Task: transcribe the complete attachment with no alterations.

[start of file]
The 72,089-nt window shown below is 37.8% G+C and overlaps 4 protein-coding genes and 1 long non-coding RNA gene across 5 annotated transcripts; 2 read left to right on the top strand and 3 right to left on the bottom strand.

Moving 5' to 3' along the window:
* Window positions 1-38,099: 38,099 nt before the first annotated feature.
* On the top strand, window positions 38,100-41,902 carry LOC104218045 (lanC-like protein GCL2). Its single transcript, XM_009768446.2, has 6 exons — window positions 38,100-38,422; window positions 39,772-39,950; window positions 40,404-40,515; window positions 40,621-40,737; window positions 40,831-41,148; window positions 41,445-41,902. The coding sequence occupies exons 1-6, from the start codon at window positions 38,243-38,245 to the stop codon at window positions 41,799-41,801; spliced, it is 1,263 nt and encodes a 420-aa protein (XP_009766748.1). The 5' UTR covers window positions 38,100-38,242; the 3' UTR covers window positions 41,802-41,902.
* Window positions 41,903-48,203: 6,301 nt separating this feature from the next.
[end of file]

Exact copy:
The 72,089-nt window shown below is 37.8% G+C and overlaps 4 protein-coding genes and 1 long non-coding RNA gene across 5 annotated transcripts; 2 read left to right on the top strand and 3 right to left on the bottom strand.

Moving 5' to 3' along the window:
* Window positions 1-38,099: 38,099 nt before the first annotated feature.
* On the top strand, window positions 38,100-41,902 carry LOC104218045 (lanC-like protein GCL2). Its single transcript, XM_009768446.2, has 6 exons — window positions 38,100-38,422; window positions 39,772-39,950; window positions 40,404-40,515; window positions 40,621-40,737; window positions 40,831-41,148; window positions 41,445-41,902. The coding sequence occupies exons 1-6, from the start codon at window positions 38,243-38,245 to the stop codon at window positions 41,799-41,801; spliced, it is 1,263 nt and encodes a 420-aa protein (XP_009766748.1). The 5' UTR covers window positions 38,100-38,242; the 3' UTR covers window positions 41,802-41,902.
* Window positions 41,903-48,203: 6,301 nt separating this feature from the next.